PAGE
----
Yesterday, the Pentagon released its Quarterly Report to Congress on Iraq. “While security has improved dramatically, the fundamental character of the conflict in Iraq remains unchanged — a communal struggle for power and resources,” the report said.
Buried on page 28 of the report, the Pentagon notes, “Iraqis’ perception of the security situation is a mixed bag.” According to research from August 2008, “73% of Iraqis described the security situation in their neighborhoods as calm,” a 12 point increase from November 2007.
Of particular note, however, is the disparity between Iraqi’s sense of security in their own neighborhoods and their sense of security outside their neighborhoods. Seventy-four percent feel “safe and secure” in their neighborhoods but only 37 percent feel safe traveling outside of their neighborhoods:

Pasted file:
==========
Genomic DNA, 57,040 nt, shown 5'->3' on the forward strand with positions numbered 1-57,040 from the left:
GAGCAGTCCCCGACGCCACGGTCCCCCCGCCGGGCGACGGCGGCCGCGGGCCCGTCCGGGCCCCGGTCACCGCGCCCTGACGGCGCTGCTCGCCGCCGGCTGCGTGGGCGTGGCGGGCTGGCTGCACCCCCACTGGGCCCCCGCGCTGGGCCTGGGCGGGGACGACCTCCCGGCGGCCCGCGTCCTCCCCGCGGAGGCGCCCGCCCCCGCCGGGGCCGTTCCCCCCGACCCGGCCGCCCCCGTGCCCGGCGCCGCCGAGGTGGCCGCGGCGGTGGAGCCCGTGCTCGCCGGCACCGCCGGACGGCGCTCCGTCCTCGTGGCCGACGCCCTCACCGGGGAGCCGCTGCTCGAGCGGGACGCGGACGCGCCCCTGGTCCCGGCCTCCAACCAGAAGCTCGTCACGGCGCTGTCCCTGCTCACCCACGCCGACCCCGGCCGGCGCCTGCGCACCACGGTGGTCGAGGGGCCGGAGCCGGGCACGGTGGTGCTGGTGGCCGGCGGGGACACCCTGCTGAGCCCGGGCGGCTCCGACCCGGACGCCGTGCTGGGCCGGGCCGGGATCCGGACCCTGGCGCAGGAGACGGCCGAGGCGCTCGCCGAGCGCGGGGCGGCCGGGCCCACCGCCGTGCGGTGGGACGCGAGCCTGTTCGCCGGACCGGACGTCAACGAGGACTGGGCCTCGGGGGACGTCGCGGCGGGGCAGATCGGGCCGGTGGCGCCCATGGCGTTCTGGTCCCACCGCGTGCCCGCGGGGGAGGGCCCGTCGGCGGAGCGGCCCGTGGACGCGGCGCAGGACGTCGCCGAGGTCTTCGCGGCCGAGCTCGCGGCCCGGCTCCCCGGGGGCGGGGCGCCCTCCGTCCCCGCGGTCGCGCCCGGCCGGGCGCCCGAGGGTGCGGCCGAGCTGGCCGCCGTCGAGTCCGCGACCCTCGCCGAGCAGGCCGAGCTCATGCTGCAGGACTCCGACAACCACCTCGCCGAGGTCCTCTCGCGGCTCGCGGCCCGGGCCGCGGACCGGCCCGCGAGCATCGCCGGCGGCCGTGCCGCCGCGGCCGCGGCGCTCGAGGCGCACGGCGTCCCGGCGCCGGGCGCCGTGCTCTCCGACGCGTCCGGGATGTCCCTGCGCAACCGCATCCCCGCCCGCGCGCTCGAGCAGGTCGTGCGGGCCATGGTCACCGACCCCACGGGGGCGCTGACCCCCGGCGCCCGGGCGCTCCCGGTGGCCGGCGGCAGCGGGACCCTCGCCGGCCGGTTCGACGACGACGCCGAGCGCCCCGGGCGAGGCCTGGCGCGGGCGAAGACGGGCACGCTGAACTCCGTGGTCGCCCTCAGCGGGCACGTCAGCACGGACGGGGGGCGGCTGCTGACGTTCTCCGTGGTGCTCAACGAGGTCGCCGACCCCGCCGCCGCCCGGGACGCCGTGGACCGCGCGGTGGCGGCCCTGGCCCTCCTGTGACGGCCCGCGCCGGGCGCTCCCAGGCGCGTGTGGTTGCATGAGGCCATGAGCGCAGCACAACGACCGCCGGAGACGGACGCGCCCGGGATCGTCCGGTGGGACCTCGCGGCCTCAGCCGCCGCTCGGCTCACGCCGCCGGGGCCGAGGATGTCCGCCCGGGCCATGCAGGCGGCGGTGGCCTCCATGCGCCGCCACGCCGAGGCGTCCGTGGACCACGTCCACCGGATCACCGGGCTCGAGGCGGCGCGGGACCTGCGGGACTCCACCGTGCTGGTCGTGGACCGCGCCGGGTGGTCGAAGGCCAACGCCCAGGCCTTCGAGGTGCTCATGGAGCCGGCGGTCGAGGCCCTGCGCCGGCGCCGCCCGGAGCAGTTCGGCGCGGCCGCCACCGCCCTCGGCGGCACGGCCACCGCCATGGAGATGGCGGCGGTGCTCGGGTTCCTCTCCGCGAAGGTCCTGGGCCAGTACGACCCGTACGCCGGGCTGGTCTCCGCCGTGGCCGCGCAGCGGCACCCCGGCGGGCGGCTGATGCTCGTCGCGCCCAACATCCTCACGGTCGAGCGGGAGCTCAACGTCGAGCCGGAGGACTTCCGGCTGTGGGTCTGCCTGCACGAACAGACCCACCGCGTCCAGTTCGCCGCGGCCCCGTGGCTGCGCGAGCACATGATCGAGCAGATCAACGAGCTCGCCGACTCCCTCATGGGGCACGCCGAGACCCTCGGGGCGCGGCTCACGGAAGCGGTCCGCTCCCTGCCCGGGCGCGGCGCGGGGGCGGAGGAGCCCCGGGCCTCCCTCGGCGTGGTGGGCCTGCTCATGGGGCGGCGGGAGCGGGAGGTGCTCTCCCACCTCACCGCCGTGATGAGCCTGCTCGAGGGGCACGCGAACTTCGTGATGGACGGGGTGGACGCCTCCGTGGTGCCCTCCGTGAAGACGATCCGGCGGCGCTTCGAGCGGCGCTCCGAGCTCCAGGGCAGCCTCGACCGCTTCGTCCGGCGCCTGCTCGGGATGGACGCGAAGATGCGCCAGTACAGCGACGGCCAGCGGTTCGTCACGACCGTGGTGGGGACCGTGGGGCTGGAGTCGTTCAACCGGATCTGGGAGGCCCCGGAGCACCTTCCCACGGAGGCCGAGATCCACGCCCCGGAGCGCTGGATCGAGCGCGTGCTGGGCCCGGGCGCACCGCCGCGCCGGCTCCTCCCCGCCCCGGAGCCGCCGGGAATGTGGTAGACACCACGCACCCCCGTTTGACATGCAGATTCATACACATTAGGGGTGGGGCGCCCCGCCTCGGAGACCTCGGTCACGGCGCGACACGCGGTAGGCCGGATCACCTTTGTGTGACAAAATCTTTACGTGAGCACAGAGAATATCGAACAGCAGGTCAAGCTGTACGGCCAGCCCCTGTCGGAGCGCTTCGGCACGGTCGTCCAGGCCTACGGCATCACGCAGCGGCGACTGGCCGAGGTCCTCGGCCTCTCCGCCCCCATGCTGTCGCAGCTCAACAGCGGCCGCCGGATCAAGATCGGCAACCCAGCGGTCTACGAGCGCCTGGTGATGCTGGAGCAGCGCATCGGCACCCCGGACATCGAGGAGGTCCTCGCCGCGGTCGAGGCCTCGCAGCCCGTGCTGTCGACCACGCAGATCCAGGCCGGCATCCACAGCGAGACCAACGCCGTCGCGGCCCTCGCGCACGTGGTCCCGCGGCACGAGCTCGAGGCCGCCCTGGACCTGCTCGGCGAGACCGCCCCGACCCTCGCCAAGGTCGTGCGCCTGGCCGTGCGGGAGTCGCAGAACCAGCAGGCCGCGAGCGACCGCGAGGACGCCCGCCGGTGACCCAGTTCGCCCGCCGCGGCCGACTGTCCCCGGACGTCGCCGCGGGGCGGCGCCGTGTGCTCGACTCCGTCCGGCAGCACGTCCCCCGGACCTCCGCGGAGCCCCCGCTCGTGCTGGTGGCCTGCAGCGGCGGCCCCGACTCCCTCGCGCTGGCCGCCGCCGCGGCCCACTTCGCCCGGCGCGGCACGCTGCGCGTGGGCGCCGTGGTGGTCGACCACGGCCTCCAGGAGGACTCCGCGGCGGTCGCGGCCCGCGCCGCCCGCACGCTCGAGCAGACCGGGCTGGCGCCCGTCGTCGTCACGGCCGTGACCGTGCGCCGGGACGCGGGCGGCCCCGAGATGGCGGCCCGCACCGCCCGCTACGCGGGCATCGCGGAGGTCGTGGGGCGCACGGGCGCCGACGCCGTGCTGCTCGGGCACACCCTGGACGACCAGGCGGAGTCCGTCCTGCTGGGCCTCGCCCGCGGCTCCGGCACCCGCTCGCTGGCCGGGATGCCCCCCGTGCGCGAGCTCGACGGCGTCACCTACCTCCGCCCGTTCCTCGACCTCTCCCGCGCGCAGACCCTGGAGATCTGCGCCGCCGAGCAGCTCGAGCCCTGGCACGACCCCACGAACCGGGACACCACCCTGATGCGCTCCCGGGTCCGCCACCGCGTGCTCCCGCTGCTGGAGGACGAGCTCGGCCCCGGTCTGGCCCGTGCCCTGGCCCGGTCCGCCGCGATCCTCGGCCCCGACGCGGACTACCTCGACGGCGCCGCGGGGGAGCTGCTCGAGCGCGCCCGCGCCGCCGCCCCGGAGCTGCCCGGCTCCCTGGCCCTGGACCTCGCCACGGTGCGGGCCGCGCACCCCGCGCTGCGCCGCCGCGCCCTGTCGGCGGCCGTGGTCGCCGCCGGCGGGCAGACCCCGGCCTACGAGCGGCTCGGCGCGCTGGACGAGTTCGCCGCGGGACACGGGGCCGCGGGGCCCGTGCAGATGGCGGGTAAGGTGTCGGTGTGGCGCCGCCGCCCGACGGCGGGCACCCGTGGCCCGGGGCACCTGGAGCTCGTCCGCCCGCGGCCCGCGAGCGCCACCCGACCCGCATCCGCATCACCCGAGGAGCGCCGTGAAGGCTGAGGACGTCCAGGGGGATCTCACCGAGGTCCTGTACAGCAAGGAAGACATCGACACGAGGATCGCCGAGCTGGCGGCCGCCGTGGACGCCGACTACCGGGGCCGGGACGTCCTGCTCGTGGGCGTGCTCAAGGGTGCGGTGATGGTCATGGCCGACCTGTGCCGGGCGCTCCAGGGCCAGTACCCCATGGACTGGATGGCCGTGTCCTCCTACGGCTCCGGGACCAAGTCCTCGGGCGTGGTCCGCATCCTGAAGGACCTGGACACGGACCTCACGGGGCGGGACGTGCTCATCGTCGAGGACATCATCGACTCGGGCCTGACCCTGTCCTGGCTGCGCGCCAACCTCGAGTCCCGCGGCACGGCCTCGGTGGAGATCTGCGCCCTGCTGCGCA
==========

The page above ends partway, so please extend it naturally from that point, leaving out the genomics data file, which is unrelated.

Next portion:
The disparity suggests that Iraqis are increasingly confined to their own neighborhoods as a result of sectarian tensions. A new study released by UCLA concluded that ethnic violence was the primary factor in reducing violence in Iraq, conclusions also echoed by the GAO. Indeed, Baghdad is now a “city of shadows” characterized by blast walls separating Shi’a and Sunni.
The report adds that as of August, 84 percent of Iraqis had confidence in the Iraqi Army to protect them from threats and 81 percent in the Iraqi Police. Far fewer have “confidence” in foreign troops:
Confidence in the Multi-National Forces, armed groups, and militias was much lower at 24%, 11%, and 11%, respectively.